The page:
By Michael E. Miller
By Allie Conti
By David Villano
By Jose D. Duran
By Michael E. Miller
By Allie Conti
By Kyle Swenson
By Luther Campbell
The Big Al's tow lines groan briefly as they stretch, then go taut. Although the tug crawls along at 1.5 knots, tops, much more slowly than before, there is almost no sign that a 2566-gross-ton freighter is in tow. As the two-hour trip back up the river wears on, the freighter begins to blend into the background, nearly forgotten, only occasionally calling attention to itself at bridges and around the sharper curves, its long shadow looming over the Lilliputian tug.
Rex Barnes, a David Crosby look-alike minus about 200 pounds, mans the Tiburon. "Back here you get to rock and roll," says the 35-year-old captain, dressed in worn bell-bottom jeans and a green-and-gray-striped button-down shirt. "I get to maneuver back here. I don't have to stay straight. I go from side to side and look at everything. This is where it's at. Rock and roll."
Like a sheepdog nipping at the heels of its herd, the Tiburon wheels around the stern of the ship as they approach the drawbridge at Brickell Avenue. The tail boat weaves, rolls, turns sideways as it yanks the vessel's stern from starboard to port. The water around the tug's hull, changing from turquoise to Miami River green near the bridge, froths as the twin screws kick into gear.
One tow line tenses, the other goes slack in turn, each straining as it comes to bear the weight of the freighter. Barnes, truck driver turned river cowboy, tenses and shifts his body with the force, pokes his head out the open doorways to get a better view, acutely aware of everything from his pilothouse perch two stories above the water. "We might have a popped line today," he says, pointing to a fray in one rope, warily eyeing the upcoming bridge and its wooden fenders. He makes adjustments with a small switch above the wheel, an electronic device that sends instant commands to the rudder, making the wheel temporarily superfluous.
Barnes uses every available foot of space from shoreline to shoreline, at times braking the tug inches from the bank or the wooden fender railings guarding the bridge columns. Bridges and structures he might hit with the freighter are a threat, but so are the houseboats, yachts, and pilings he might strike with the tug while weaving from side to side, paying attention to the ship.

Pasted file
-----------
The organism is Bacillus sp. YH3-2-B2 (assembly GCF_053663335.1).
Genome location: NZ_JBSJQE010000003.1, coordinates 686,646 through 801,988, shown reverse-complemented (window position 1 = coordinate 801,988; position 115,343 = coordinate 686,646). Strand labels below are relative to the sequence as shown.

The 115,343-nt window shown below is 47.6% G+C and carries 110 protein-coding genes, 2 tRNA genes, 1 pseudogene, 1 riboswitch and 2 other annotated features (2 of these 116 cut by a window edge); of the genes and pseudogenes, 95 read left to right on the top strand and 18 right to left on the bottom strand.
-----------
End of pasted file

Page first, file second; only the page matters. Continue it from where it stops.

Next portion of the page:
Trips after sunset, like the one he took the night before, can be a real adventure, Barnes says, because even with the tugs' powerful spotlights, the subtle currents and curves of the river are obscured by darkness. A captain for nearly four years and a deck hand for seven before that, he constantly looks up the river, noticing two Haitian boats doubled up, docked side by side - "right where I need to turn, dammit" - in spite of the tow company's requests that they not do so.
"You have to know what the river's like, the current and everything there, especially at night," says Barnes. "A lot of it just comes from being on the river, just watching it and seeing what's going on. You gotta keep it at a safe enough speed where you can control it, but you can't go too slow, because if you go too slow, you can also lose control of it because you gotta maneuver too much."
This trip is uneventful, though, save for a close call with the bridge tender's viewing mirror at First Avenue. When a bridge is up, tenders' view of the river is blocked by the raised span, and they rely on small round mirrors jutting out under the bridge in order to keep an eye on the progress of the boats. "Goddamnit. Goddamnit," Barnes yells as the stern of the freighter comes ominously close to the mirror, then he breathes a sigh when the undamaged reflection comes into view as the big ship passes. "Hit the bridge, tear off the damn bridge tender's house, do anything you want, but don't touch their mirrors," he cracks as the bridge tender, a stern-faced woman, glowers at him from her perch.
Boat yards and single family residences, rows of houseboats and yachts that haven't moved in years, pastoral relics of the river slip by, giving way to gravelly, canal-like shore just past the 27th Avenue bridge. Here the river no longer follows its natural meandering course, now diked up, dredged out, rechanneled. Blue-, gray-, and white-hulled freighters - Lady Micheline and Sylvia G., God is Able and God is Good, Carib Trader, Hybur Clipper, and Windward Passage - crowd the banks, some ships laden with Audi sedans and Toyota pickups, mattresses, plasterboard, empty paint buckets, and Clorox bottles, others filled with tractor-trailer-size steel containers. Behind them, on the shore, rusted containers are stacked two, three, sometimes four high, front-end loaders zipping in and out of the bottom ones like worker ants.
The two tugs guide their charge through the tight quarters; at one point the ship harmlessly scrapes with a high-pitched squeal against the side of another freighter. Moments later the ship is safely berthed, tied off by dockworkers, the tug's tow lines back onboard. "Going up and down this river six, seven times a day, things just don't change that much. But it'll wipe you out," says Barnes.